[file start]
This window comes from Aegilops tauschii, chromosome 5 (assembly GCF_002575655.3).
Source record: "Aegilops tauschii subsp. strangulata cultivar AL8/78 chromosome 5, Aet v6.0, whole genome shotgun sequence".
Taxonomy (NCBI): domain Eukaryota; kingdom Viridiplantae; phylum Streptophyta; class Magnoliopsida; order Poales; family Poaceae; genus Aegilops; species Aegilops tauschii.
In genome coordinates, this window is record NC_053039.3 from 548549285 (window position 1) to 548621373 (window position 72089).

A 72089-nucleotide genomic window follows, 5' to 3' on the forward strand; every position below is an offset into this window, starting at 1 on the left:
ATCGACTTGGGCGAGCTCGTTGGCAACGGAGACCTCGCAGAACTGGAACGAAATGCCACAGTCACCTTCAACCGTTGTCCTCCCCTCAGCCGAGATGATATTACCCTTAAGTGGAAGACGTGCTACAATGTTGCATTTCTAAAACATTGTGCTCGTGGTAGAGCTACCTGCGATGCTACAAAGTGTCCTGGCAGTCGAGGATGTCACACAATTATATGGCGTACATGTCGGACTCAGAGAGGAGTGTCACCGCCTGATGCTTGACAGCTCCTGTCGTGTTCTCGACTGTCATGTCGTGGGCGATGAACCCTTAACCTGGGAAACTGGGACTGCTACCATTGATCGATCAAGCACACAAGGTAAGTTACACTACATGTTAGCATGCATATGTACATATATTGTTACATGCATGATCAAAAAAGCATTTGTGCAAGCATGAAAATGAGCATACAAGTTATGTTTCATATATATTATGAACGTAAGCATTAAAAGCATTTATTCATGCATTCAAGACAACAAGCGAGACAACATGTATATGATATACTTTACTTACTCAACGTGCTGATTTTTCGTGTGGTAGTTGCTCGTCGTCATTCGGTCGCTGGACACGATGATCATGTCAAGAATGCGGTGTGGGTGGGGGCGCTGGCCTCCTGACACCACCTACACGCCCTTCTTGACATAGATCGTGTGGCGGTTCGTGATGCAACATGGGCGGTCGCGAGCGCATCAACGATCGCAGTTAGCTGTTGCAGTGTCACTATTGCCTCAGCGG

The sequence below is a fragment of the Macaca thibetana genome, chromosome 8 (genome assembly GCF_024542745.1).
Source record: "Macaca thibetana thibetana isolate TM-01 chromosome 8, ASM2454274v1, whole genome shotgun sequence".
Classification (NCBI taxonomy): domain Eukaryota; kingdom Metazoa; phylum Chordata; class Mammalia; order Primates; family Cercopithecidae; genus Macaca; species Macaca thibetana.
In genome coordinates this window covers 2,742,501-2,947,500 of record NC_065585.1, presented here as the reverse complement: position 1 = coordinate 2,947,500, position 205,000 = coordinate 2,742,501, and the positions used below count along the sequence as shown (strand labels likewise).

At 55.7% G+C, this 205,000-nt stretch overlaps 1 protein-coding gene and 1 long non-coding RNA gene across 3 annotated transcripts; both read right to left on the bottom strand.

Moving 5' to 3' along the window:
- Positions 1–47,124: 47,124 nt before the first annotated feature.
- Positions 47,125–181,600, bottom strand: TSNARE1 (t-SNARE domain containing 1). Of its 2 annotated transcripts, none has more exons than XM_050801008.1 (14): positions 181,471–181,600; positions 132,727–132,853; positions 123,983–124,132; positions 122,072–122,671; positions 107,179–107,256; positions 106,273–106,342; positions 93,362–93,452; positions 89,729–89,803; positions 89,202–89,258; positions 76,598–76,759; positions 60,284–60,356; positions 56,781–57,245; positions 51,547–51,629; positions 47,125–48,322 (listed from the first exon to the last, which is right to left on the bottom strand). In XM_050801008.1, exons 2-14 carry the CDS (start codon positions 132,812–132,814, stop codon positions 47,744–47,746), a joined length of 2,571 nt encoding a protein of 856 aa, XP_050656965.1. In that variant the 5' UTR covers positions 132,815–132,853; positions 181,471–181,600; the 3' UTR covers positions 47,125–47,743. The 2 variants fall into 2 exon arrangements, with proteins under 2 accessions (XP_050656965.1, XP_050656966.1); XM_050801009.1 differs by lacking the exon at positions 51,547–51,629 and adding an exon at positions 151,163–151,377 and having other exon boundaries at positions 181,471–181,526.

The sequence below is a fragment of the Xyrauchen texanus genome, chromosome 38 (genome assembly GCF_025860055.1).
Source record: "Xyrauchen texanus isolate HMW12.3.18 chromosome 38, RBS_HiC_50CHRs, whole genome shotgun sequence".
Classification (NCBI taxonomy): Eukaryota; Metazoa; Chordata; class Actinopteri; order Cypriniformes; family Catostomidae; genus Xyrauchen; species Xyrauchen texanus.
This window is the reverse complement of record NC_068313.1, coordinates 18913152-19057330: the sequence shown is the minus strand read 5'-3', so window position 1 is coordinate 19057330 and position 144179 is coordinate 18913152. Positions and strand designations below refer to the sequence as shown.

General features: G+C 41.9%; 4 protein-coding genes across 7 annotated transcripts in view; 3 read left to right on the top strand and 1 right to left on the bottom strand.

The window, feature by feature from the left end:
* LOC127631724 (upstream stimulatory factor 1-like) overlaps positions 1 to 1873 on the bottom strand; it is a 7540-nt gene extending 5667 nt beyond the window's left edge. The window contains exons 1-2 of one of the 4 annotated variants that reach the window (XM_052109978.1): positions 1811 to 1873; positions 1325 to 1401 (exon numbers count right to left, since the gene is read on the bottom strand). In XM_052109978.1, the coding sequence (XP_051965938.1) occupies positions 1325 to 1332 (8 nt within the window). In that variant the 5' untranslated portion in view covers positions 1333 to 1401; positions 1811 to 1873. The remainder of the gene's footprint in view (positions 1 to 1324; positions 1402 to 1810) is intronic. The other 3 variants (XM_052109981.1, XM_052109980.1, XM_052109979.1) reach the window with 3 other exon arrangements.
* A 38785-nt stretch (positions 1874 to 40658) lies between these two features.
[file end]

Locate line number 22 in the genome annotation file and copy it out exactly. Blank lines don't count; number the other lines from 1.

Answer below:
* A 38785-nt stretch (positions 1874 to 40658) lies between these two features.